It is estimated that approximately 2.5 million older Americans struggle with some form of substance abuse. These are people who have had difficulty holding down jobs, maintaining a steady residence, and taking care of their children. The impact of such a turbulent and unhealthy lifestyle can have a devastating effect on children, who may develop a drug and alcohol addiction of their own and a litany of mental and physical problems. Damage to the parent-child relationship is often irreparable, and even those that can be salvaged continue to suffer the lingering effects of addiction.
Christmas is a time of hope and redemption for many people. For the adult children of parents who have entered an addiction recovery treatment program or facility, mercy and forbearance may be in short supply even at this time of year. For those who find it difficult to forgive and reconnect with an elderly parent who’s in recovery, there are several things to consider as you try to maintain, or restore, a relationship that’s terribly strained.
Trying to understand
For sociologists, the term verstehen (German for “to understand”) means putting oneself in another’s place, and trying to imagine the problems and experiences that have shaped someone else’s reality. It’s an effective exercise for anyone who’s trying to comprehend the actions of another, particularly a flawed parent. It becomes harder to forgive and move forward as one gets older, but it can also gets easier to see things through someone else’s eyes. If your hope is to reconcile with a parent who’s going through rehab, it’s well worth a try.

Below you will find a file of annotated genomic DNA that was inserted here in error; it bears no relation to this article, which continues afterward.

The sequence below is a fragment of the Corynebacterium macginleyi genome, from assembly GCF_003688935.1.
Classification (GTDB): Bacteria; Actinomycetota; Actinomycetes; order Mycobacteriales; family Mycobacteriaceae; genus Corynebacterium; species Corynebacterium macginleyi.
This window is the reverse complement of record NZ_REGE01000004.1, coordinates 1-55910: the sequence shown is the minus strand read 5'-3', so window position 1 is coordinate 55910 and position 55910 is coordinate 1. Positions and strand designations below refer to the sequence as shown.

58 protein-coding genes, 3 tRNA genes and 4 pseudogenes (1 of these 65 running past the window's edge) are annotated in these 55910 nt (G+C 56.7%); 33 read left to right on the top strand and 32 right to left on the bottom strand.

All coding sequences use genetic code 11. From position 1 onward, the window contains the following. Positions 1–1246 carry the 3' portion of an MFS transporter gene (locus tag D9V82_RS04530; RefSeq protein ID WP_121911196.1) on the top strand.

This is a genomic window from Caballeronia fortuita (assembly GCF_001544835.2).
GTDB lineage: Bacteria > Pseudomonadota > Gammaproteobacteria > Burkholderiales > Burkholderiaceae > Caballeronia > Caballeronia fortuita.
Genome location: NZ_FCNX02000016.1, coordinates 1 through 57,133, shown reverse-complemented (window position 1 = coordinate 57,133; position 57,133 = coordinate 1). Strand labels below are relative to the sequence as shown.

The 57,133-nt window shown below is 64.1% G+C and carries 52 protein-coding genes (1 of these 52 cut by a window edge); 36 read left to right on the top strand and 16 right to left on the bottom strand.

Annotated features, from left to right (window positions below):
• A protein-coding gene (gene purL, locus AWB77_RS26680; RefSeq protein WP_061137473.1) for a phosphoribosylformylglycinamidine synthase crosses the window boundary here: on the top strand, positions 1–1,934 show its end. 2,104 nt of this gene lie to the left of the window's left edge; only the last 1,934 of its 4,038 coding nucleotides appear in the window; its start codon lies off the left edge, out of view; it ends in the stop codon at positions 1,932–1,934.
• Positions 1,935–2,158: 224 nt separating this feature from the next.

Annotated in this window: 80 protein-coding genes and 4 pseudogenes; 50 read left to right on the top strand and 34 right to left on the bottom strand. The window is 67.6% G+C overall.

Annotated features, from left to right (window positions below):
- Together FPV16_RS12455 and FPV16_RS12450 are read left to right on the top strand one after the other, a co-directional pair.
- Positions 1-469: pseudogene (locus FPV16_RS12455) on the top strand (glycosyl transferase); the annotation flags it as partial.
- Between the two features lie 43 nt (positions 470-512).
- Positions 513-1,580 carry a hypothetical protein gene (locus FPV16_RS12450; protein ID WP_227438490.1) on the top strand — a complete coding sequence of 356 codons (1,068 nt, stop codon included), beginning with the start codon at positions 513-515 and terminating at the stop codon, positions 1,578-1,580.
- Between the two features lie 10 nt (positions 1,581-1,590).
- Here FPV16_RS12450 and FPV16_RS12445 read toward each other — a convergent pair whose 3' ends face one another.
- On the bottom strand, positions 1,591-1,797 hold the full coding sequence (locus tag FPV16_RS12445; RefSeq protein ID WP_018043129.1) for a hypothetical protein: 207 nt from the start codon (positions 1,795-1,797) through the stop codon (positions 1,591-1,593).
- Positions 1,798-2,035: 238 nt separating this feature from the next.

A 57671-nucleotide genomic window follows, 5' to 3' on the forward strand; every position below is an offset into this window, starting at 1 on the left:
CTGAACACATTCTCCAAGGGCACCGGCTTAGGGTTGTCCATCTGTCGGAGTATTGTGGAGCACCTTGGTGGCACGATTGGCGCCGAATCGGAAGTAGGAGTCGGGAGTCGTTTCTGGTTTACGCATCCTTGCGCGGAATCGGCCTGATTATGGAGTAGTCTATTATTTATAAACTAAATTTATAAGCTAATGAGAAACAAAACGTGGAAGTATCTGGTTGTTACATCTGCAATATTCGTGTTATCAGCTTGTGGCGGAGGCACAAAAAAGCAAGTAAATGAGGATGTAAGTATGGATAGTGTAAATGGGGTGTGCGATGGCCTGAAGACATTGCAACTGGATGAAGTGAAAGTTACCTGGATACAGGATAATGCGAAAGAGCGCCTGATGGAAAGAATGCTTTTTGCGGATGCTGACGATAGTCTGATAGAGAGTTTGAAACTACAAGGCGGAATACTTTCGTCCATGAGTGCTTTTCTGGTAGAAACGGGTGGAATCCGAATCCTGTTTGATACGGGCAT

Try to understand addiction and the prevalence of substance abuse in the senior population, which is often misunderstood (and underreported in the mainstream media). This can help children gain a broader perspective on a parent’s addiction, particularly if it stems from the over-prescription of pain medication, a major societal problem. The frequency with which these kinds of medications are prescribed has considerably increased the occurrence of addiction within the senior population.
A difficult conversation
Many adult children of addicted parents have become practiced at ignoring or pretending their parent’s problem: it’s a self-preservation skill that develops over time. Unfortunately, it’s also a major hurdle to reestablishing a meaningful parent-child relationship. At some point, it’ll be necessary to confront the uncomfortable truth of a past that has damaged and brought sorrow to the entire family.
If opening a dialogue is too painful and uncomfortable, consider writing a letter or email, some form of communication that lets you introduce the subject in a somewhat less direct and emotional vein. Once it’s been broached, it may be possible to discuss the situation openly and candidly. Just don’t expect it to be simple or uncomplicated.
The right venue
This isn’t something you want to spring on your parent out of the blue. It isn’t a conversation that’s best raised on impulse. It can come off as confrontational, even if you don’t mean to be. The complexity of the subject and the potential volatility of the conversation makes it too risky. Think it through, and imagine yourself in your parent’s place. How might they react under certain circumstances? Is there a time and place that’s best-suited for such a frank and emotionally charged discussion? Remember, it’s best if you and your parent are as comfortable as possible, so a discreet and private setting is best.
Patience and forgiveness are essential if your parent is in addiction recovery – all the more so because you need to communicate, to share your feelings and suspend judgment. After all, it’s difficult to understand someone if you’ve already decided they’re guilty.
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